https://news.slashdot.org/story/20/05/30/2031219/github-warns-java-developers-of-new-malware-poisoning-netbeans-projects?utm_source=rss1.0mainlinkanon&utm_medium=feed preview's
GitHub Warns Java Developers of New Malware Poisoning NetBeans Projects

GitHub issued a security alert Thursday warning about new malware spreading on its site via boobytrapped Java projects, ZDNet reports: The malware, which GitHub's security team has named Octopus Scanner, has been found in projects managed using the Apache NetBeans IDE (integrated development environment), a tool used to write and compile Java applications. GitHub said it found 26 repositories uploaded on its site that contained the Octopus Scanner malware, following a tip it received from a security researcher on March 9. But the article adds GitHub "believes that many more projects have been infected during the past two years." GitHub says that when other users would download any of the 26 projects, the malware would behave like a self-spreading virus and infect their local computers. It would scan the victim's workstation for a local NetBeans IDE installation, and proceed to burrow into the developer's other Java projects. The malware, which can run on Windows, macOS, and Linux, would then download a remote access trojan (RAT) as the final step of its infection, allowing the Octopus Scanner operator to rummage through an infected victim's computer, looking for sensitive information. GitHub says the Octopus Scanner campaign has been going on for years, with the oldest sample of the malware being uploaded on the VirusTotal web scanner in August 2018, time during which the malware operated unimpeded. Read more of this story at Slashdot.
2020-05-30 19:45:01
https://arstechnica.com/?p=1664329 preview's
Study: classic Hollywood’s studio system gave rise to sharp gender disparity

The post-system presence of more female producers, directors helped break the cycle.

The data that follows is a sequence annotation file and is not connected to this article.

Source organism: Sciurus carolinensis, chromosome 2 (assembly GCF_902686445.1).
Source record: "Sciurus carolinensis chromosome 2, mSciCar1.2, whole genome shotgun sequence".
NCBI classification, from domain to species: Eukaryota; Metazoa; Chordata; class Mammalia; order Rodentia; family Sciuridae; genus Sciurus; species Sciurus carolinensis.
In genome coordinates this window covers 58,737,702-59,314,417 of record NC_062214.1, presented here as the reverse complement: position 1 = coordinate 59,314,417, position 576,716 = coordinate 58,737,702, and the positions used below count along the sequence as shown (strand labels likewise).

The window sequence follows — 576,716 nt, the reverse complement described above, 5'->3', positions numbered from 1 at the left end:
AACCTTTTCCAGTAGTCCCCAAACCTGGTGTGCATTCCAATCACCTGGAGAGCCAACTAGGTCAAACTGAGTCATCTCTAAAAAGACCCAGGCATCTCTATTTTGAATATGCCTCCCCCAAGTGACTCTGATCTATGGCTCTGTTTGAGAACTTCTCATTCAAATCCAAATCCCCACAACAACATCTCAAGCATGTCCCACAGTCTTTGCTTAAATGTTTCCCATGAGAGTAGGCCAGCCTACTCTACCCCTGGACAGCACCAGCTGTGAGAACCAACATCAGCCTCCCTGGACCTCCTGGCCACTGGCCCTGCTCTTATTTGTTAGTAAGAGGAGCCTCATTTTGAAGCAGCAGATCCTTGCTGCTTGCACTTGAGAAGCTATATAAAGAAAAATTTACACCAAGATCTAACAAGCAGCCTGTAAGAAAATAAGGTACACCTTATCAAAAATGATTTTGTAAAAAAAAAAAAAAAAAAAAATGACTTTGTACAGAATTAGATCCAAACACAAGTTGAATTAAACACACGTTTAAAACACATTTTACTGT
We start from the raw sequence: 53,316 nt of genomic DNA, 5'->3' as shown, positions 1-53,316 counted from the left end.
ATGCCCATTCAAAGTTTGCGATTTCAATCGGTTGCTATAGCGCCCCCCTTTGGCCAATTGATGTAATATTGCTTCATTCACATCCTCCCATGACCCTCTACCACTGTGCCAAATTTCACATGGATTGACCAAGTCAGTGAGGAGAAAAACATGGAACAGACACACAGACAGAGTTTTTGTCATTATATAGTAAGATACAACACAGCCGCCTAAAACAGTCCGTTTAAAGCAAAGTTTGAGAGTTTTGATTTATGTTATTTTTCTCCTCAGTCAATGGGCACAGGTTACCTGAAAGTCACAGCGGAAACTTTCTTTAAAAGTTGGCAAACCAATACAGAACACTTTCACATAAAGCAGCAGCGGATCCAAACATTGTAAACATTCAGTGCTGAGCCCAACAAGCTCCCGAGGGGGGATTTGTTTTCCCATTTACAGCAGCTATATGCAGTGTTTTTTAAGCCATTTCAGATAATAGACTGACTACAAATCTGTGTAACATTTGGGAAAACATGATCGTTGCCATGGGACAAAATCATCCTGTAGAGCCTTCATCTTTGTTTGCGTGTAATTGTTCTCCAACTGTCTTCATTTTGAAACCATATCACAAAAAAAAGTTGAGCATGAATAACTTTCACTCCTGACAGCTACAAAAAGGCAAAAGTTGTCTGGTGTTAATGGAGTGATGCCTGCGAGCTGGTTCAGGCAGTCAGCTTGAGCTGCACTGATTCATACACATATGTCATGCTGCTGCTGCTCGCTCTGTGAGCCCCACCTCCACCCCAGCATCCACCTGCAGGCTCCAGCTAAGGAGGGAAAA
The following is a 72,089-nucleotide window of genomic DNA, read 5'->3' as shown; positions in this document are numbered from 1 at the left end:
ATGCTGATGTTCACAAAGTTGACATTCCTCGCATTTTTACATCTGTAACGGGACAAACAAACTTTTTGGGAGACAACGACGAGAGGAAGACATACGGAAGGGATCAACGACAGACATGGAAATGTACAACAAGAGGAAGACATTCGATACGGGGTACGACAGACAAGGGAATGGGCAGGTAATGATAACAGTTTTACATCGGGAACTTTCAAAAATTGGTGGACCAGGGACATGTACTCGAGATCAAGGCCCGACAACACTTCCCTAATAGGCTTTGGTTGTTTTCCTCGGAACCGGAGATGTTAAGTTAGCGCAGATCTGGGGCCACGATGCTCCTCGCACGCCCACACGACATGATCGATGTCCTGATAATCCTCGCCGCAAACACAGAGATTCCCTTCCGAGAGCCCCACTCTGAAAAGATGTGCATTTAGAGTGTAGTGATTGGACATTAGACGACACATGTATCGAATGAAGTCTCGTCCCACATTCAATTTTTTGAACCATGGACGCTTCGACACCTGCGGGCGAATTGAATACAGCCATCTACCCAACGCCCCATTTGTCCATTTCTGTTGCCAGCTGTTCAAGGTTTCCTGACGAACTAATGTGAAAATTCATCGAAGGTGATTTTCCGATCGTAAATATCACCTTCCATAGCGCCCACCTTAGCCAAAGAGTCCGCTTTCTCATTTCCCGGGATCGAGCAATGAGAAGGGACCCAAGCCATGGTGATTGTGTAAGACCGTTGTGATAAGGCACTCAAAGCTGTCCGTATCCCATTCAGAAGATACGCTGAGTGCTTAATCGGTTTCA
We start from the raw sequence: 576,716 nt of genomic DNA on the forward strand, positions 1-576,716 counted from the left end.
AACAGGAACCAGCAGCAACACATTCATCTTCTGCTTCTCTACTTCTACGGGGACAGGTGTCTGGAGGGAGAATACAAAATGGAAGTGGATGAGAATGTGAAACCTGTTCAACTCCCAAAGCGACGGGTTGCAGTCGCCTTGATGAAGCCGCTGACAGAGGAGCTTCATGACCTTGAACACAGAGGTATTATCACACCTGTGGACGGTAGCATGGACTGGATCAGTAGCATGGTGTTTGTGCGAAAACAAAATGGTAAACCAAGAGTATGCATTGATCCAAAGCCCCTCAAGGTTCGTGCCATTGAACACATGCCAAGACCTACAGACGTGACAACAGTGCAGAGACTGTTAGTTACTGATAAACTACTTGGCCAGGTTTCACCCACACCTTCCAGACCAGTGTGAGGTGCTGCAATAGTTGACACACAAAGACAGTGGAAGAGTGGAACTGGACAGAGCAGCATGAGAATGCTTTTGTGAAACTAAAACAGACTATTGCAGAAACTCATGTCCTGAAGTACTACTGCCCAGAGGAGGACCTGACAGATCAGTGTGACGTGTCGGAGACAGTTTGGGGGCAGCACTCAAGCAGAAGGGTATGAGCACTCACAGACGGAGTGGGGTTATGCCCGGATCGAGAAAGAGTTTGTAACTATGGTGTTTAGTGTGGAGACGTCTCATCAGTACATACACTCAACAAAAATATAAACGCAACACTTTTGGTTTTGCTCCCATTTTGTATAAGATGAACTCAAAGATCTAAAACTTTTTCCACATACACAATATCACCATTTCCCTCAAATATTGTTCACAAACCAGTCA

2020-05-30 18:45:03
https://tech.slashdot.org/story/20/05/30/2236202/google-says-it-inadvertently-removed-ability-to-visit-urls-from-image-search-amp-pages?utm_source=rss1.0mainlinkanon&utm_medium=feed preview's
Google Says It Inadvertently Removed Ability To Visit URLs From 'Image Search' AMP Pages

DevNull127 writes: Wednesday someone calling themself "Zenexer" complained on Twitter that Google "appears to be phasing out the ability to visit the original URL from an AMP page. Tapping the info icon in the top left used to provide the option to visit the real URL. Currently only an issue in Image Search." "This is an oversight," tweeted Malte Ubl, the Google software engineer who created AMP (and a member of its Technical Steering Committee), citing a conversation he'd had with the Image Search team, who said they'd be adding back the feature soon. "Sorry about that and thanks for the report!" When asked about a timeline for a possible fix, he responded "Sorry, no way to do it in fewer than a couple days." Read more of this story at Slashdot.
2020-05-30 18:45:03
https://slashdot.org/story/20/05/30/0217211/eight-amazon-workers-have-now-died-from-covid-19?utm_source=rss1.0mainlinkanon&utm_medium=feed preview's
Eight Amazon Workers Have Now Died from Covid-19

The Los Angeles Times tells the story of 63-year-old Harry Sentoso, an Amazon warehouse worker who was called back to work on March 29th -- and died two weeks later of Covid-19. Across the country, Amazon workers have documented more than 1,000 cases among warehouse workers as of May 20, and 7 deaths. Sentoso is the eighth.... The company has put new measures in place to make its warehouses safer for employees, but the number of cases at its facilities keeps rising... Amazon also fired two tech workers who had publicly criticized safety and working conditions at the company's warehouses... The week before Sentoso died, the company began requiring employees to wear masks on site, and started checking the temperature of workers before they could enter. It began requiring employees to stay six feet apart in late March, and staggered shifts and canceled in-person meetings to make that easier. The company has increased the frequency of cleaning and disinfecting in warehouses as well, and began spraying down whole facilities with disinfectant fogs in mid-April. But [the late Harry Sentoso's son] Evan, and a contingent of Amazon workers across the country, don't think that those measures are enough. Hundreds of workers at Amazon's facilities in Hawthorne and Eastvale, in Riverside County, have signed and submitted petitions asking the company to close the facilities for two weeks after infections for thorough cleaning and send workers home with quarantine pay. Following worker complaints compiled by the Warehouse Workers Resource Center, Cal OSHA has also launched investigations into both facilities... The call for a shutdown has been especially loud at warehouses in Pennsylvania and New York that have become coronavirus hotspots, with more than 60 reported cases at each before the company stopped updating the tally even to local employees. Read more of this story at Slashdot.